Manufacturers are using this information to design modern engines to improve fuel economy and fleets should considering moving to low viscosity oils such as SAE 10W-30. Both low viscosity CK-4 and FA-4 oils will provide long oil life and the same strong level of engine protection with FA-4 oils specifically intended to deliver additional fuel economy benefits for modern diesel engine technology over API CK-4 oils. Always follow original equipment manufacturer recommendations as some OEMs do not yet allow the use of FA-4 oils.

Dan Arcy is the global OEM technical manager for Shell Lubricants.

Check out the rest of the June digital edition of Fleet Equipment here.

You May Also Like

PACCAR Parts names Weller as 2023 Supplier of the Year

Throughout 2023, Weller contributed to PACCAR Parts overall network performance by exceeding 17% y/y growth.


PACCAR Parts named Weller Truck Parts as its 2023 Supplier of the Year, recognizing the supplier that the company says demonstrated outstanding operational achievements, sales growth, parts availability, and program support last year.

Over the course of 2023, PACCAR Parts says Weller contributed to its overall network performance by exceeding 17% year over year in growth. The company adds that Weller produced an on-time shipping rate of more than 99%.

Freightliner M2, SD Plus Series launch updates its medium-duty truck offering

Freightliner introduced the new Plus Series–enhanced versions of its M2 and SD models, including the M2 106 Plus, M2 112 Plus, 108SD Plus, and 114SD Plus. The enhanced models provide a major update to the interior and electrical systems of the M2 and SD models. The OEM noted that the Plus Series is designed to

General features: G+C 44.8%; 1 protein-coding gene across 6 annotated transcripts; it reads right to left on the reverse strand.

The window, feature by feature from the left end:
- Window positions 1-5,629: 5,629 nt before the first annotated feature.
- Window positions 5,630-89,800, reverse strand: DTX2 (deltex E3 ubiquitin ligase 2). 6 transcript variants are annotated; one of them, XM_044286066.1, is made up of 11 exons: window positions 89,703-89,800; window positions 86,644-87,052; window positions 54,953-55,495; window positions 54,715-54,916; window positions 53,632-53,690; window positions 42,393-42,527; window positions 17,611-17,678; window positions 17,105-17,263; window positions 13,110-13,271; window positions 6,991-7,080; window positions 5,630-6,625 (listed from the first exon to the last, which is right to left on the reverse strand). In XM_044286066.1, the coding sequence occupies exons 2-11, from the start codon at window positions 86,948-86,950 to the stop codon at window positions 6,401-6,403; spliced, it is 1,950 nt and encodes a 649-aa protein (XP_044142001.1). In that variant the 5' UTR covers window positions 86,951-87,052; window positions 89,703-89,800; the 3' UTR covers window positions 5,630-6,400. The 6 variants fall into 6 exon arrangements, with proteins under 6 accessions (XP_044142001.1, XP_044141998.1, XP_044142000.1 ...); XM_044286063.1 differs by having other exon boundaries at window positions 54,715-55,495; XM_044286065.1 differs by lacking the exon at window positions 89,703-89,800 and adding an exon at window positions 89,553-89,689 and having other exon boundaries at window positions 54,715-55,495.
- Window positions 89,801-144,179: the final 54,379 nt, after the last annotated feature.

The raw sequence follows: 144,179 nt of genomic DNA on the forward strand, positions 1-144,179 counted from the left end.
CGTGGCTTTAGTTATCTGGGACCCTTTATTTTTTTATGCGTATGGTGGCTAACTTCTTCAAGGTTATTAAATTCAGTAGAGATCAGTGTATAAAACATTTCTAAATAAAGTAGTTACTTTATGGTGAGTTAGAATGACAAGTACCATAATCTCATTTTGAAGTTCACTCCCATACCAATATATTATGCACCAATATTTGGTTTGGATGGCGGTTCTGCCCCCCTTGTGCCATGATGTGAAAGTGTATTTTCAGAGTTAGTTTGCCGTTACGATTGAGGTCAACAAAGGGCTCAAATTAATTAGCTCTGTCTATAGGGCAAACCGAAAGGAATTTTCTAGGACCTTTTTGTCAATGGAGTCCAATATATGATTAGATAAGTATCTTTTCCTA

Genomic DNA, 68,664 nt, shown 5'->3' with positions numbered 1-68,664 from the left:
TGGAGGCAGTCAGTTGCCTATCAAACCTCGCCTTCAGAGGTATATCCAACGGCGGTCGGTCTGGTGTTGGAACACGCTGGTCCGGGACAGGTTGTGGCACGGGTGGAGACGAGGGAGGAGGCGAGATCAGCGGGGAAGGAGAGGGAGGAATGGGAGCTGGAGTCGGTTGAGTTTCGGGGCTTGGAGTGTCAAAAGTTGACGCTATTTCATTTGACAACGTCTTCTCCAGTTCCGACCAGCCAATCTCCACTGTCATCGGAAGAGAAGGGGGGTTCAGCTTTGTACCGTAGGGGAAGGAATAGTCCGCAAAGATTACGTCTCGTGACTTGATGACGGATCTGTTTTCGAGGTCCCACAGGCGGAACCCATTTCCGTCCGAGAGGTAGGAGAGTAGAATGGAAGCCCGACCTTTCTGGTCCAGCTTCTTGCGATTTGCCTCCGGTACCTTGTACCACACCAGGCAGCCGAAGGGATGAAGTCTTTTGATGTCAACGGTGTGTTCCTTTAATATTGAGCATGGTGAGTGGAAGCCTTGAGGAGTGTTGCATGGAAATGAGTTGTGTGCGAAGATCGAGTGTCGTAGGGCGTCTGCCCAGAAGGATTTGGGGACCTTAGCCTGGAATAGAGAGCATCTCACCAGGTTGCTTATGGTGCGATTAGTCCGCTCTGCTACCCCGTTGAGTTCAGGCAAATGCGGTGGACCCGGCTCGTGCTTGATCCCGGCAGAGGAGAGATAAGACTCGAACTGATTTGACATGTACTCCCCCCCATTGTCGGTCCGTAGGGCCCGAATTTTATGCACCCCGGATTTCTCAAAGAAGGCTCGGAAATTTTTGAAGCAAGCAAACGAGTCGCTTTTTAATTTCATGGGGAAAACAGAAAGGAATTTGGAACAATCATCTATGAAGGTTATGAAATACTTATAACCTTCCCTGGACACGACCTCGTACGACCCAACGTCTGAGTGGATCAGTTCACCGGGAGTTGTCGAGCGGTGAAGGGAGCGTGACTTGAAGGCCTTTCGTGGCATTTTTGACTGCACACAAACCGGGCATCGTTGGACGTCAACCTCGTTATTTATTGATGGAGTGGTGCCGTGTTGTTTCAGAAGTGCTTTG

Truck cruise control technology that looks at the road ahead

If you’ve ever visited the Northeast region of the country, you’ve most likely encountered intimidating terrain. The winding roads. The steep hills. The intricate routes that challenge any seasoned driver, and, most recently, advanced cruise control systems that aim to improve fuel efficiency and driver comfort.   Related Articles – Four ways A.I. can help cut

Four ways A.I. can help cut diesel fuel costs

The fluctuation of fuel prices has made it more challenging to operate day-to-day. Drivers get paid by the mile, and, when fuel costs go up, margins shrink, impacting how fleets profit and pay their employees. Intelligent technology can lessen the impact of high prices by improving overall fuel efficiency. Related Articles – New ways to

Peterbilt GM Jason Skoog charts today’s truck support, tomorrow’s truck solutions

Peterbilt made headlines recently when it became the first major North American OEM to open orders for an electric truck, the Peterbilt 220EV. In this exclusive interview, Peterbilt General Manager and PACCAR Vice President Jason Skoog details the technology investments that are keeping fleets productive during this year’s trying pandemic and laying the groundwork for

Peterbilt General Manager PACCAR Technology Electric Truck

Other Posts

Clore Automotive appoints new vice president of sales

The company says his invaluable experience and customer-centric approach make Dan Lucas right for the role.

Continental Tire opens Retread Solutions Center in South Carolina

The company hopes to uncover new improvements and technologies to innovate the retread process.

Dayton Parts introduces fuel injector wiring harnesses, EGR coolers, trailer air tank reservoirs

Fuel injector wiring harnesses, exhaust gas recirculation coolers and trailer air tank reservoirs designed to match OEM spec.

Thermo King launches Electrification Readiness Program

The dealer program is designed to enable customers’ transition to more sustainable fleet solutions, improved efficiency and decarbonization.